From the 27 July to the 6 September 2015 the Stone Age Park Dithmarschen (Archaeological-Ecological Centre Albersdorf, AÖZA) organised a Mesolithic living history experiment in its newly constructed ‘Mesolithic Settlement’ finished last year. The experiment sought to investigate, through careful reconstruction, how people may have carried out their daily lives in the Mesolithic period. All activities and reconstructed material were scientifically documented under the supervision of Dr Linda Hurcombe by archaeologists from Exeter University in Southwest England (an OpenArch project member). The scientific results will be published by Exeter University while its detailed documentation will be published by the Stone Age Park, both in the form of a magazine and a brochure.
A Stone Age living experiment in the Steinzeitpark Dithmarschen, Albersdorf (Germany)
The aim of the project was to reconstruct the everyday lives of hunter-gatherers inhabiting Mesolithic Northern Europe around 7 000 B.P. as accurately as possible. This was achieved by enlisting the help of a number of skilled historical re-enactors and experimental archaeologists from across the world who, through living as Mesolithic people for a number of months, would answer a number of questions and test a number of aspersions about life during the Mesolithic. For example, one of the primary aims of the experiment was to investigate the effects of a Mesolithic diet on human health and what foodstuffs eaten in the Mesolithic are still readily available today. Although the experiment aimed for authenticity there were a number of limitations in following a Mesolithic diet; due to both carrying out the experiment in the confines of an Open Air Museum and in a society where constraints are placed on activities such as hunting and fishing which would have been primary sources of food during the Mesolithic.
During the course of the experiment a number of smaller experiments and reconstructions took place in order to cast some light on specific aspects of Mesolithic life. All the tools and materials used during the experiment were accurate reconstructions based upon excavated archaeological material and one of the major aspects of the experiment was to test the effectiveness of these tools and whether our modern assumptions about their use were practical. To this end the group took part in a large number of activities that would have played a fundamental role in Mesolithic life. These included food harvesting (fishing, hunting and foraging), food preparation (skinning, smoking and cooking), lodging (creation of shelters and other buildings), boat building (rawhide and log canoe construction), producing cordage and adhesives (making birch bark tar and rope from grasses et cetera), making clothing (sleeping gear and other clothes from fur, leather and textiles), tanning (making leather from fish and cow hides), and finally hygiene (bathing and waste disposal). These activities constituted the core of the experiment and required extensive teamwork, management and cooperation.
A core of between four and five re-enactors and experimental archaeologists lived full time at the Stone Age Park for three months. They were supplemented by a number of others who came in for a period of hours or days as required. The group consisted of people of all ages and many nationalities including people from Denmark, Norway, England and Italy. One specific challenge that the participants faced was living in very close proximity to one another with very little privacy for an extended period of time; a problem necessitated by Mesolithic living. The group overcame these problems extremely effectively and with great professionalism—regularly integrating new members into the experiment conditions.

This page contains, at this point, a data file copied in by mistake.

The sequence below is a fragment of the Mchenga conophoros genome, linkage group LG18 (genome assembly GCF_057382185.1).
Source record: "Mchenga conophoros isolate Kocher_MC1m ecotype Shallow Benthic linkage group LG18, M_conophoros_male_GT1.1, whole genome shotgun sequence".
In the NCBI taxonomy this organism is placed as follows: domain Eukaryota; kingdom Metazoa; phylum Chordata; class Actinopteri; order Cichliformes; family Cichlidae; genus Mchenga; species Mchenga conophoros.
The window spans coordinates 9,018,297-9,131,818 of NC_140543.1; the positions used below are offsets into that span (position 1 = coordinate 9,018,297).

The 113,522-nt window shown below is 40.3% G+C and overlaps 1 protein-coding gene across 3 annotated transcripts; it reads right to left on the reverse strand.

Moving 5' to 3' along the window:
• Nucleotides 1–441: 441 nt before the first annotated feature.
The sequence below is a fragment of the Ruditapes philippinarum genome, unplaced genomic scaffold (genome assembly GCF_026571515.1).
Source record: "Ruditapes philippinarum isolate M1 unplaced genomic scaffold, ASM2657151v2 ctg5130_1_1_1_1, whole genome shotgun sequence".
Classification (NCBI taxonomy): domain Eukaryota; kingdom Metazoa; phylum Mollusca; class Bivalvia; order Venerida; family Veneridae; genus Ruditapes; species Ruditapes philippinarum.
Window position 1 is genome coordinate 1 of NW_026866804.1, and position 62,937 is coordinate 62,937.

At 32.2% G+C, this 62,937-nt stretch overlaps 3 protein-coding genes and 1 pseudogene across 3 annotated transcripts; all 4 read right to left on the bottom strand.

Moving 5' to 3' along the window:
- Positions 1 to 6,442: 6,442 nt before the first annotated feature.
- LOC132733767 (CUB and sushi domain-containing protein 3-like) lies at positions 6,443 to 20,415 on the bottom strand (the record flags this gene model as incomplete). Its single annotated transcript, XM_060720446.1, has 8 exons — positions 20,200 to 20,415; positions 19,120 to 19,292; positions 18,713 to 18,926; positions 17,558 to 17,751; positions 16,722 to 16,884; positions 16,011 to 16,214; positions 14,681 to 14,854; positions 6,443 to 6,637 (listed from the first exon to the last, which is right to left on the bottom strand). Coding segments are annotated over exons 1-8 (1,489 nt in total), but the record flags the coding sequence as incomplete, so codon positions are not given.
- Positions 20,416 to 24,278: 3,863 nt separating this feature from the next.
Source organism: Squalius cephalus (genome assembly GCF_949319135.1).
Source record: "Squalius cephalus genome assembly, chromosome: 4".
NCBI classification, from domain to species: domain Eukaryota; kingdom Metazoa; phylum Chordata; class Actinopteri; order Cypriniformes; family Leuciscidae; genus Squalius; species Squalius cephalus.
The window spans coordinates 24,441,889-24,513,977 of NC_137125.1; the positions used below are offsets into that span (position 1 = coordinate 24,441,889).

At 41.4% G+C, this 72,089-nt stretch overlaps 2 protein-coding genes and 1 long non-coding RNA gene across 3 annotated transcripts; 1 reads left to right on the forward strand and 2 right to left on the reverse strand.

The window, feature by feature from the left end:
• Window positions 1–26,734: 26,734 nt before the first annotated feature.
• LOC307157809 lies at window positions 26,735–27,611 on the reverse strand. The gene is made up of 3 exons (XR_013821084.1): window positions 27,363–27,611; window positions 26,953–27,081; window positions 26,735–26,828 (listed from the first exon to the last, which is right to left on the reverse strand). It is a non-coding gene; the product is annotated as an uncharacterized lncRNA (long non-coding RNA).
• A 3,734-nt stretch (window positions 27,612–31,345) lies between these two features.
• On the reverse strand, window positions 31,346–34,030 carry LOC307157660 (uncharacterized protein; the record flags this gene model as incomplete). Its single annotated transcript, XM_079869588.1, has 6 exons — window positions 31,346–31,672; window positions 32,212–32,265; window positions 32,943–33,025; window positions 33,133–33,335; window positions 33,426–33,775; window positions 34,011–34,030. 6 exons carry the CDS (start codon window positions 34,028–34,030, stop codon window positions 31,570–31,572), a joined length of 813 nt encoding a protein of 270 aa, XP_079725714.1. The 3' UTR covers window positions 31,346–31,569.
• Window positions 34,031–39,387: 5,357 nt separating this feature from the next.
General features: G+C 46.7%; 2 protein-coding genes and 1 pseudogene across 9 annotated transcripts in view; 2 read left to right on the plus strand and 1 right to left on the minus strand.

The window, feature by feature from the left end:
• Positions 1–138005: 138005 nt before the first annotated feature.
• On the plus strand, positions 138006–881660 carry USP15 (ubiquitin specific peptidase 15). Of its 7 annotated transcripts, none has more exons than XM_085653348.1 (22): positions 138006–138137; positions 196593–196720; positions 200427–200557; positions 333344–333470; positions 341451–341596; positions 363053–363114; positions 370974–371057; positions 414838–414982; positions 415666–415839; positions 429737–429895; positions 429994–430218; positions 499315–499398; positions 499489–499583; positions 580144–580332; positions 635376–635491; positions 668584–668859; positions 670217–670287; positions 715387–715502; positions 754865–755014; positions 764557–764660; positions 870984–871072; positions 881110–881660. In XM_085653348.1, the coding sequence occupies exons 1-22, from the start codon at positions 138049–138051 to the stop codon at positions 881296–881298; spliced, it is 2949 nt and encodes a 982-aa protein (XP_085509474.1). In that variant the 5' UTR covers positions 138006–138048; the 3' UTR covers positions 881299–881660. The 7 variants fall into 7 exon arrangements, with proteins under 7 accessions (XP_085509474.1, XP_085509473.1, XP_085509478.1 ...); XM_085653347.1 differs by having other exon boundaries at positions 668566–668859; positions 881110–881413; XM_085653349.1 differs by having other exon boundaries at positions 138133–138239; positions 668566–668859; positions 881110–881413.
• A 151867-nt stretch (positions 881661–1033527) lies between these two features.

Communication and cooperation with a number of international institutions such as the Universities of Exeter, Hamburg and Kiel as well as the archaeology department of the County Museum of Schleswig-Holstein over the course of the experiment were vital to its success. The experiment itself also provided an extremely useful and rewarding experience for the participants, not least due to participation between craftsmen and experimental archaeologists of exceptional skill. As a result of this project, new educational programmes for the public at the Stone Age Park will be developed utilizing this talent.
The living history experiment also held great value for the Stone Age Park from a media and publicity perspective. The German Television channel ZDF and the science programme “Galileo” visited the park and documented the Mesolithic experiment. The extensive publicity generated as a result of this brought in an estimated additional 31,000 visitors than would be ordinarily expected (a rise of about 20%).
Further information, results and documentation will be published in the forthcoming months on the website of Exeter University (www.exeter.ac.uk/archaeology) and of the Stone Age Park Dithmarschen.
From the 25 July 2016 until the 7 August 2016 a smaller “Mesolithic Living“ experiment will be undertaken in Albersdorf, but again with scientific support and an international team of archaeologists and re-enactors.
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